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Americana
'A' for plural?
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2014/08/22
6:54pm
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Robert
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How was the word Americana invented? As phenomena of John Wayne, Cadillac tail fins, Coca Cola ?

Are there like words for any other famous countries ?

I wonder if Americana is more and more a nostalgic word today.  Do we call iPhone, rap musics, pieces of Americana?  (See, I cannot even name another item vaguely fitting.)

—–

But no, persona is not plural.

2014/08/22
8:59pm
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Dick
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I don’t think Americana needs to be nostalgia. Anything that is an iconic representation of America would be Americana.  Of course, sometimes it takes some time to become an icon so you can probably find more Americana that is nostalgic than is not.  I think iPhone would definitely be Americana.  I’m not sure about rap music it has influences from Africa and Jamaica, but maybe in a few years it will be so strongly associated with America that it could be called Americana.  It makes me think about jazz.  I think it would be Americana in spite of early influences from other countries.

I have heard the word Africana, infrequently.  I am certainly not a Latin scholar but I believe that ana is a Latin suffix that means “associated.”  Persona could not be compared because it ends with ona.  Please don’t take my word about Latin.  This is what my faulty memory brings up.

2014/08/23
3:20am
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deaconB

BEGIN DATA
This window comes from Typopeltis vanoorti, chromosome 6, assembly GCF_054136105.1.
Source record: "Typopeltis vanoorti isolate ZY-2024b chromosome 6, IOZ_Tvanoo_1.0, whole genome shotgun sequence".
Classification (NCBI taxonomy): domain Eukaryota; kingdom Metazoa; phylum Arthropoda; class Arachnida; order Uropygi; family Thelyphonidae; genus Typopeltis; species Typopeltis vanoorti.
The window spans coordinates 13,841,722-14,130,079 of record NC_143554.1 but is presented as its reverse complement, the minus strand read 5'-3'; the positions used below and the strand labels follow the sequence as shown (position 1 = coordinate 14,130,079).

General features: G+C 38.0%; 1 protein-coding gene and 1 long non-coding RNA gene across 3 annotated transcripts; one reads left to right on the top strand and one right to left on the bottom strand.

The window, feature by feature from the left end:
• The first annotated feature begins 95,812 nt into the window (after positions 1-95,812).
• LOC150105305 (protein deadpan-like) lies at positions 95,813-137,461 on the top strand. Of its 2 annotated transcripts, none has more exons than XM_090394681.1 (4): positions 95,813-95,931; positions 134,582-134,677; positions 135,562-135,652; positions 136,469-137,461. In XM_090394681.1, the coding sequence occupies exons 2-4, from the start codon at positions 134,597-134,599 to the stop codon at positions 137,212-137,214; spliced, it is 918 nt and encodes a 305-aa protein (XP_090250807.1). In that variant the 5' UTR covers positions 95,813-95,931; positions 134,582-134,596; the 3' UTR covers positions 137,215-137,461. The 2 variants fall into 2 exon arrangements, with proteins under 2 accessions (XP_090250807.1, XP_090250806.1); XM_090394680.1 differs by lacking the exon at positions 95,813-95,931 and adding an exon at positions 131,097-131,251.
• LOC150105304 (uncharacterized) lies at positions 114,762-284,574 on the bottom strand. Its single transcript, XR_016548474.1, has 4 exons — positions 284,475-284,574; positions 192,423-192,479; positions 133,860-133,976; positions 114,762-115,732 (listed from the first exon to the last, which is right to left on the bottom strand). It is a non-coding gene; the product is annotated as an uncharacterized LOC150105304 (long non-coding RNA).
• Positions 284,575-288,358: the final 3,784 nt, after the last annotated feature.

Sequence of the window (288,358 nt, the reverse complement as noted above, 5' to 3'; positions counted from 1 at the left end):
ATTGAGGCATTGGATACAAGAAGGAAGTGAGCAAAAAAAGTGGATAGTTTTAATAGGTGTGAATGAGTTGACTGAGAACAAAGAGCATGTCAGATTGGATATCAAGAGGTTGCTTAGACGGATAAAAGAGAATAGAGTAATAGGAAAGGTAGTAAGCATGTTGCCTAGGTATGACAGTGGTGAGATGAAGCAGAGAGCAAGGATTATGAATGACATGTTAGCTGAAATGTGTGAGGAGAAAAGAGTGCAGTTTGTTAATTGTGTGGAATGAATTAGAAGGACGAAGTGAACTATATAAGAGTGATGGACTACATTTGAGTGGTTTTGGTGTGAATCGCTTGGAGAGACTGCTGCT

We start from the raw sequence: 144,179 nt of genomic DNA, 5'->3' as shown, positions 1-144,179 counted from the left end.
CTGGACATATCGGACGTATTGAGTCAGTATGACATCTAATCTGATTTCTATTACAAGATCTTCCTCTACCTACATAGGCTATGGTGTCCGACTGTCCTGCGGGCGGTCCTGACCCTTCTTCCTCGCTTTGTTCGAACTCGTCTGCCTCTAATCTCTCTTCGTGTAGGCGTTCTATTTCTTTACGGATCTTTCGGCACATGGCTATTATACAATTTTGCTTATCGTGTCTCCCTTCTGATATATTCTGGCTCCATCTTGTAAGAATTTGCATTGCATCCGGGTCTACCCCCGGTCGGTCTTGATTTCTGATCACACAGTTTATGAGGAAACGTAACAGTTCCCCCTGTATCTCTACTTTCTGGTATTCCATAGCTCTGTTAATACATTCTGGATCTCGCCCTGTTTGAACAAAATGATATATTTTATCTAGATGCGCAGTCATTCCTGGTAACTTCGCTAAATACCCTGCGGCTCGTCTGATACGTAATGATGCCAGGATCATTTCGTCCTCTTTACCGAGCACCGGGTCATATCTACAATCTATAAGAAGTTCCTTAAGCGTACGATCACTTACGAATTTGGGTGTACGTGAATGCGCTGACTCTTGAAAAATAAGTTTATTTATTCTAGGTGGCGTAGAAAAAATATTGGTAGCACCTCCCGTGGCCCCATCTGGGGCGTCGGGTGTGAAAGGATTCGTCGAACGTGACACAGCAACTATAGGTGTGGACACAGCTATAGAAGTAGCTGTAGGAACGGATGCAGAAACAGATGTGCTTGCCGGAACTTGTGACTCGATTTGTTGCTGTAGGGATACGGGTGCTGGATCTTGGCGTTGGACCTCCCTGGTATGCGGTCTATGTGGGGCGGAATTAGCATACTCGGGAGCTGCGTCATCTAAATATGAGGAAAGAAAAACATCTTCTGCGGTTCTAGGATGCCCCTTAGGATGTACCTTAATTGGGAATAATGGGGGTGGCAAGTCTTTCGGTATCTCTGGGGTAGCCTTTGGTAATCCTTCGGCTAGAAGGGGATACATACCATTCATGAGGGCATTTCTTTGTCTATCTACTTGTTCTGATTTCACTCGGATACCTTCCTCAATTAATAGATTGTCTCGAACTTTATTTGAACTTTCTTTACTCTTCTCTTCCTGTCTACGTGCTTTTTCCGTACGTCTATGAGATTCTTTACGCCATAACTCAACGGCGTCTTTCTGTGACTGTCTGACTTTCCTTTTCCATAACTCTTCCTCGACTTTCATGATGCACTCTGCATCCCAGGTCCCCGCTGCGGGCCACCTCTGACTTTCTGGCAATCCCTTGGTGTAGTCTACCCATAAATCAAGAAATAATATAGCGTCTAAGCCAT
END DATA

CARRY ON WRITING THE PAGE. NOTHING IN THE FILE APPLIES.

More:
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Random House says -ana is a suffix that forms collective nouns denoting an assembly of items, as household objects, art, books, or maps, or a description of such items, as a bibliography, all of which are representative of or associated with the place, person, or period named by the stem:Americana; Shakespeareana; Victoriana.

From the Latin, neuter plural of -?nus -an

I don’t think Indiana counts, nor Michiana nor Kentuckiana.  They’re pretty sure here that “collective” really means godless communism.

2014/08/23
4:21pm
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Glenn
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I know that Princetoniana and Harvardiana are used as collective nouns denoting thing related to the universities. Aside from Americana, Victoriana, Shakespeariana, and arcana are easily found. I also easily found Washingtoniana (DC public library collection) and Californiana. I had a friend who quipped after the tragic death of Princess Diana that we would probably be flooded with Dianaiana.

There are lots of -ana words that have nothing to do with any collective noun sense, although it might be fun to consider them as such:
banana — things related to contraband?
bandana — things related to musical groups
cabana — things related to taxis
chicana — things related to high fashion
marijuana — Chuppahs and other wedding paraphernalia
nirvana — neuroscience paraphernalia

2014/08/23
11:00pm
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Ron Draney
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I don’t think it’s America (n.) + -ana at all, but American (adj.) + -a.

Compare the terms memorabilia, erotica and Judaica.

2014/08/23
11:29pm
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deaconB
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Glenn said
banana — things related to contraband?

And a contraband plays politically-oriented music?

I sometimes wonder try to imagine what Phil Ochs would be singing these days.

2014/08/24
3:53am
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Glenn
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Ron Draney said

I don’t think it’s America (n.) + -ana at all, but American (adj.) + -a.

Compare the terms memorabilia, erotica and Judaica.

You make a strong point. But the -ana and -iana forms have taken on a life of their own as is evidenced from Harvardiana where Harvardian does not exist. There are prolific examples, mostly specialized.

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